Quick Tip – Cloudy Wine

April 13, 2008 at 10:10 pm (Kit Wine, Quick Tips, Thoughts, Wine Recipes, Winemaking, Winemaking Tips) (, , , , , )

Cloudy wine? Give it time. I know, I’m a regular Dr. Seuss. But really, there are ways to clear wine. You can filter using a filter pad. You can use different fining methods where you add an agent like bentonite or isinglass, that the particles bind themselves to. Even better, be patient. Put the carboy of wine in a quiet and dark corner and forget about it. Every week or so make sure the trap has liquid in it and look at a flashlight through the wine. When you clearly see the bulb, the wine is ready to be bottled. Still cloudy, wait another month and check again.

So why not just filter or add chemicals. You can, lots of people do. I try very hard not to. Most particulates will settle out given enough time. I’m of the opinion that filtering will remove some of the good with the bad. My friend at the winery says filtering strips the color from the wine. I don’t want to filter, I’m lazy.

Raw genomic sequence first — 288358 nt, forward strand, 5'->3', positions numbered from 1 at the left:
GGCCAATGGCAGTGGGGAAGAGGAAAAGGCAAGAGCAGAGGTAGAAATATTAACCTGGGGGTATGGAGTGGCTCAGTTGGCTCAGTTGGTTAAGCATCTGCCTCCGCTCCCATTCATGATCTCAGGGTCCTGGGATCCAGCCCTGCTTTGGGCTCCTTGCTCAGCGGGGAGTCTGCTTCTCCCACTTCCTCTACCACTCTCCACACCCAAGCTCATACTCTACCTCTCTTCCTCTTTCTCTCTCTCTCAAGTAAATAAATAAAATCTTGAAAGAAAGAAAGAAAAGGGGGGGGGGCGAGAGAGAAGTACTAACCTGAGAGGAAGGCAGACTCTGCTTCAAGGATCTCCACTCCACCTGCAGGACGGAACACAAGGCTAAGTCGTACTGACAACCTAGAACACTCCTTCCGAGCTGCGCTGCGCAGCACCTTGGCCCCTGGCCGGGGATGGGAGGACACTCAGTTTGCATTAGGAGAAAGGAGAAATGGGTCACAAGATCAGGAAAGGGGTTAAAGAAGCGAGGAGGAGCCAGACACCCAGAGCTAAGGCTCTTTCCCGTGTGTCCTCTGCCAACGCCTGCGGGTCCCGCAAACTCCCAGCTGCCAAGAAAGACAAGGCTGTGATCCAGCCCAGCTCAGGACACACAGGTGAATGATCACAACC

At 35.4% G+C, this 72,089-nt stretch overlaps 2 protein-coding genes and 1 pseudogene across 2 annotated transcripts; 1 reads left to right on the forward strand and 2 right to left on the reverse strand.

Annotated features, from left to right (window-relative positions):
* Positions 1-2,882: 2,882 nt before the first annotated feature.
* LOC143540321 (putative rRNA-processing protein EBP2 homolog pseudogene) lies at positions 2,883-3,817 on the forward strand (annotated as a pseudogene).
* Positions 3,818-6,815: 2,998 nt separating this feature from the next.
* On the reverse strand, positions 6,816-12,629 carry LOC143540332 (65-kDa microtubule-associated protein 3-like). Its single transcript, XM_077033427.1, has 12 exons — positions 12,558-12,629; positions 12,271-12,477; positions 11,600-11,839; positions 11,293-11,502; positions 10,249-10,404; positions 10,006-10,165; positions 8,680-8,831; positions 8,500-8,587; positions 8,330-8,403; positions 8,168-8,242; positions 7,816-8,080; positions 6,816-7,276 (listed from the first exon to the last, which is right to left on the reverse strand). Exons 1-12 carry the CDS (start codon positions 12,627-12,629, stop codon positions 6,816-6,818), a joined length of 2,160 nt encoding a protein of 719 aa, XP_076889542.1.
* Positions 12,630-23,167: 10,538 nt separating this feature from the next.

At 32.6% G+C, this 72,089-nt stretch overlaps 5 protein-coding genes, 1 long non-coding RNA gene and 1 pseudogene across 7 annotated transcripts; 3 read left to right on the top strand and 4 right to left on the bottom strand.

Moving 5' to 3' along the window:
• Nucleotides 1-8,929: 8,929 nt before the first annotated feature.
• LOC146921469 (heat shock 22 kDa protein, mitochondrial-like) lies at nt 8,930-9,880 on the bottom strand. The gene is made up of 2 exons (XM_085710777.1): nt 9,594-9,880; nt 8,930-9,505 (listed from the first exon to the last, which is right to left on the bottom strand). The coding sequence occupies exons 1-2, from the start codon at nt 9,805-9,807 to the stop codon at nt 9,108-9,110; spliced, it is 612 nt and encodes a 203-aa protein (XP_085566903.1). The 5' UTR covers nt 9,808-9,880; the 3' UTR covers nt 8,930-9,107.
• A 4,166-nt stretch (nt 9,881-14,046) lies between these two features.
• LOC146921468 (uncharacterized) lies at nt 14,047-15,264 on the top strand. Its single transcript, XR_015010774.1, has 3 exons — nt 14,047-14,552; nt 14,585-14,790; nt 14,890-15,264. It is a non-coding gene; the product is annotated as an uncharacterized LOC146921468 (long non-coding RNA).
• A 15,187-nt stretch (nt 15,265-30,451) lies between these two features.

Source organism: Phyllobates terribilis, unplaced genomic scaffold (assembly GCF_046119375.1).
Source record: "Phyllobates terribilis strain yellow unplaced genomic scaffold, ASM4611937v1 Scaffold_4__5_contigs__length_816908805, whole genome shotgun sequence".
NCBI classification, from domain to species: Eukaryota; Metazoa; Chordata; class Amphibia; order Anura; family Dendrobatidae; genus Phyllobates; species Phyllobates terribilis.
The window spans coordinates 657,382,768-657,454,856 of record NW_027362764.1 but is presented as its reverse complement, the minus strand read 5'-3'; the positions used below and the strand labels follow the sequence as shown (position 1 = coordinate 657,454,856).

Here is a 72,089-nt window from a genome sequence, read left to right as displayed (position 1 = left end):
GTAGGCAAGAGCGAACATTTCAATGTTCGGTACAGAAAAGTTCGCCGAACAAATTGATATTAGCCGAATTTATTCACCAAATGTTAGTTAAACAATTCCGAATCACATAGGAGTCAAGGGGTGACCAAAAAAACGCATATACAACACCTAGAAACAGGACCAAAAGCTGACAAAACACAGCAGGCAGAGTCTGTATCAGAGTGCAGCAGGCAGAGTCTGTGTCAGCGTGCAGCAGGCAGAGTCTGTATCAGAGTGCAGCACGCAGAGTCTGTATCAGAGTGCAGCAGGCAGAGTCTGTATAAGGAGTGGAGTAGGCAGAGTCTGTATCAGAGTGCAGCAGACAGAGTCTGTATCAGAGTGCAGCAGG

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4 Comments

  1. Paul Smith said,

    I bottled my peach wine that was brilliantly clear. I stored it in my greenhouse (very cold at night). The next day the wine was cloudy.
    This didn’t happen to the pink grapefruit juice wine that was bottled and stored at the same time.
    Any ideas?

    • Scott said,

      Paul,
      Sorry, I’m not sure I’m able to offer any advice. I had a problem with a haze in my peach wine, I ended up ruining it because I tried to cure the haze. I was told it was a protein haze, but I don’t know for sure. I should have just left it and drank it or given it time to settle in the bottle. Of course, putting the wine in a really cold environment isn’t good for it anyway. I’m not a wine cellar expert, but I believe the goal of the storage is a constant cool, dry environment. Temperature extremes are a no-no. I would put the bottles in the basement or somewhere constant and let them sit for a month or two and see what happens. Then drink one every month or so and see if the taste has been effected or if it is clearing.

      • Paul Smith said,

        Scott,
        I brought the cloudy peach wine back into a more friendly environment and it cleared back to its ‘polished’ state within two days without any sediment.
        Happy days.
        Something to remember for the future.

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